At times, the TypeScript compiler options can be confusing. There are just so many of them and they are not always
the end? Let's first have a look at what the docs have to say about the
How the TypeScript docs describe the module compiler option
So what the docs are specifying for this compiler option is currently the following:
Specify module code generation: "None", "CommonJS", "AMD", "System", "UMD", "ES6", "ES2015" or "ESNext". ► Only "AMD" and "System" can be used in conjunction with --outFile. ► "ES6" and "ES2015" values may be used when targeting "ES5" or lower.
with the beautiful default
target === "ES3" or "ES5" ? "CommonJS" : "ES6".
An introduction to modules
To understand what the
modules compiler flag is doing, we first have to understand
could still work together, was that different pieces of code bound to the global context, and then other pieces of
code could use it. So for example, you'd import
jquery in a
tag at the top of your
head tag in HTML, and then a subsequent script could use it
by accessing the globally introduced
$ variable. Of course this has several
drawbacks, for example that the order of the script tags matters! Another important problem is that it's not
modular at all, so if you imported a library through a script tag, you imported all of its parts, not just the
ones you needed. You were also lacking the means of organizing your own code into multiple files without
cluttering up the global namespace. Pretty crazy huh?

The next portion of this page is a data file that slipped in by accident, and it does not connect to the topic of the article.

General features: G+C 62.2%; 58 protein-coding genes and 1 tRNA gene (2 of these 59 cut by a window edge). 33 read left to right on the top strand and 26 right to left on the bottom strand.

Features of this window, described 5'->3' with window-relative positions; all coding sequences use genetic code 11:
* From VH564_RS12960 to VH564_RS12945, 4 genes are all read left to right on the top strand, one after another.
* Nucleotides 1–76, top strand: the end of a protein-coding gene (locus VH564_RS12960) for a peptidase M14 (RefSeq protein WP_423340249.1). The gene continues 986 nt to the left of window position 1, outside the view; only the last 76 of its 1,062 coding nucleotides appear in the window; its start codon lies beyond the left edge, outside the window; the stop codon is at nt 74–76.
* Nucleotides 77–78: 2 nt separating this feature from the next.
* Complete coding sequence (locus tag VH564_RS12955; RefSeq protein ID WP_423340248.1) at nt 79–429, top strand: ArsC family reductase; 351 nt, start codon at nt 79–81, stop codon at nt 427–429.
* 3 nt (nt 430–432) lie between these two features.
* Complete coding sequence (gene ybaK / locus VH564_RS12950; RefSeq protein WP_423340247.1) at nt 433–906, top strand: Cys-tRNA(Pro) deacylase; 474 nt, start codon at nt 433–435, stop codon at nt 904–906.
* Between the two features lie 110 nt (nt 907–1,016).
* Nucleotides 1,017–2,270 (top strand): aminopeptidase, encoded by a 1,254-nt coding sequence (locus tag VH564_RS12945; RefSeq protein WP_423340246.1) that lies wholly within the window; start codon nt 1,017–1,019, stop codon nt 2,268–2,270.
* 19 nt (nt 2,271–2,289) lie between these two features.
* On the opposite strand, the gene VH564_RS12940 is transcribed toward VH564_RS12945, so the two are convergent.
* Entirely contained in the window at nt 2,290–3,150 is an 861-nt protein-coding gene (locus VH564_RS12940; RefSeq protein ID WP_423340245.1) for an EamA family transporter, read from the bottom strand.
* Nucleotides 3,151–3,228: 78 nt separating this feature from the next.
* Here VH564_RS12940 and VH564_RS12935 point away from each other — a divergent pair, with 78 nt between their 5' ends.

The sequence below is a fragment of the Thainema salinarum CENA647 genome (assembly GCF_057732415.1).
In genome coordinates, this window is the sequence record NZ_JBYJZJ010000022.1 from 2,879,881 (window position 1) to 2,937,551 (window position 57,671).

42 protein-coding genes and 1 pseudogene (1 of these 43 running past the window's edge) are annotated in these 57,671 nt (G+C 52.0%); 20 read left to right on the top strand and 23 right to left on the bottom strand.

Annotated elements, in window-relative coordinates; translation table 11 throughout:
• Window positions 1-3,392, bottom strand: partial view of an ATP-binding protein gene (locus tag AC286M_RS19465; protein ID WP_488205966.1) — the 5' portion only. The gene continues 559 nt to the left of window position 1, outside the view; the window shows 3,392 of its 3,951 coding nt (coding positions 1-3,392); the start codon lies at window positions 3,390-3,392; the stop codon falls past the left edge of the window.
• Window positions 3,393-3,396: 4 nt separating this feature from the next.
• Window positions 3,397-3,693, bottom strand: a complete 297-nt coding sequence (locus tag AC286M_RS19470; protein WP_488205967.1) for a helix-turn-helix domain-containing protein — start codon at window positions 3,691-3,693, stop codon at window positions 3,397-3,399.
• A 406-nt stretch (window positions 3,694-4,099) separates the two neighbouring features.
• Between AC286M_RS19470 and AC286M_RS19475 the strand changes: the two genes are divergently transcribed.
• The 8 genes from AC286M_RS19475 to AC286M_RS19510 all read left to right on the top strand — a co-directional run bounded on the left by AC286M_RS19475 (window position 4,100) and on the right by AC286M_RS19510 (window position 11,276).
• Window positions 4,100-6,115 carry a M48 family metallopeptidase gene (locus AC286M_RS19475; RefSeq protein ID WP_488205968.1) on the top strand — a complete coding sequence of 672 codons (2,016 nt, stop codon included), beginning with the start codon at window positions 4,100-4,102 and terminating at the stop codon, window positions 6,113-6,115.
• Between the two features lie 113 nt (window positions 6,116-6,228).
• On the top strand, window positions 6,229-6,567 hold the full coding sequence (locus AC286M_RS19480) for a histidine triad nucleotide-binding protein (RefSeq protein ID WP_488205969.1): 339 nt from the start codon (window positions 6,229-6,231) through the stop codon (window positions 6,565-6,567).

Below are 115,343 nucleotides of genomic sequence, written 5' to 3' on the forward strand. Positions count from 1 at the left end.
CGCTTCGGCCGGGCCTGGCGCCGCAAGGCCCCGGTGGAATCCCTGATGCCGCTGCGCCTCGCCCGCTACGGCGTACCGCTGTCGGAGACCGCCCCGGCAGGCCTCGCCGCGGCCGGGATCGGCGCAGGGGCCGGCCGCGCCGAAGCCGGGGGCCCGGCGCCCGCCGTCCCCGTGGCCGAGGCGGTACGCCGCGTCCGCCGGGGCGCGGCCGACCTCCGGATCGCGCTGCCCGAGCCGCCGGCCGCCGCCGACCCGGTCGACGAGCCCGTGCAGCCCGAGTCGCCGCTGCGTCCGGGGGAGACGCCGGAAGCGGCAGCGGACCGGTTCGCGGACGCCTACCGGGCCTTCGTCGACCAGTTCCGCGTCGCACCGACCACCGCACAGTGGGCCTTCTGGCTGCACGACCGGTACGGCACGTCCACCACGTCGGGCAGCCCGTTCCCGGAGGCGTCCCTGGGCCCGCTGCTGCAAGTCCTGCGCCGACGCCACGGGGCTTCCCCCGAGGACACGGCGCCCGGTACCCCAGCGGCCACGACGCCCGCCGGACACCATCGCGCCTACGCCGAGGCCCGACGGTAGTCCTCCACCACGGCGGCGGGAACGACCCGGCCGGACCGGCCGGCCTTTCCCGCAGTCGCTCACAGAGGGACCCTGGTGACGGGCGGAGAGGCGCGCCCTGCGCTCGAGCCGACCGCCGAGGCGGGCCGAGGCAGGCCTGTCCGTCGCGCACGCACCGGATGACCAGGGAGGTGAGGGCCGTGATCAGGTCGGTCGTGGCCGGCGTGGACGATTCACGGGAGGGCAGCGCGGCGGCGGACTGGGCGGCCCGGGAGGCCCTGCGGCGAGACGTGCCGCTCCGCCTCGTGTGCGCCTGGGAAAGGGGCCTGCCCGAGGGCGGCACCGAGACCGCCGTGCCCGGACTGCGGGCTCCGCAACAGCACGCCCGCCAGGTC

To make it short, we'll not be going into
System, because those are less common use cases. Here's a comparison
ES6 / ES2015 / ESNext:
|CommonJS||ES6 / ES2015 / ESNext|
|Understood by||node.js||Modern Browsers, node.js|
require syntax in CommonJS. You might not even have known up to this point, that the
require is actually just CommonJS' way to import a module.
For those of you working more with TypeScript, the right side will look more familiar. But as you also know, what
you write is not what you get, because your code will be transpiled
So if you choose
adheres to the CommonJS syntax:
You can try this yourself on the TypeScript playground by selecting "CommonJS" as the module, as is illustrated here.
Now on the other hand, if you choose
module: "ESNext" or ES6 or ES2015
As you can notice, the code didn't change at all, except that
const got changed to
var since we chose
ES5 as a compile target.
Now you must be asking yourself: "Ok, that's nice and all, we have different module definitions, but when should I use which one?!". This question is what we'll answer next.
CommonJS vs ESNext
Generally speaking, ESNext is the way forward. With a big BUT.
ECMA came a bit late to the party, that's why other module systems arose, but now that they've defined an official standard for modules, all systems are trying to move in this direction. While all modern browsers now support ES Modules, node.js also adopted support for them.
But since node.js already had a module system in place with CommonJS, it still feels a bit weird, because ES
Modules need to live in files with the extension
.mjs. TypeScript also isn't a great
help, since you cannot choose the extension of the transpiled files, they're all
And changing this extension with some script also doesn't solve your problem, because the files are referenced
extensionless by other files. So all in all this can be summarized as: Using TypeScript, node.js and the
TypeScript compiler option
"module": "esnext" together is next to impossible. So if
you're building code that should be ran with node.js, in 2020, you should still choose
If you're building code that is to be used by browsers, things are different. Browsers don't have the slightest clue about CommonJs modules, but all modern browsers on the other hand now do support ES modules. If you want to target older browsers (looking at you, Internet Explorer), you will probably want to bundle your code together, which can be done for example by Webpack.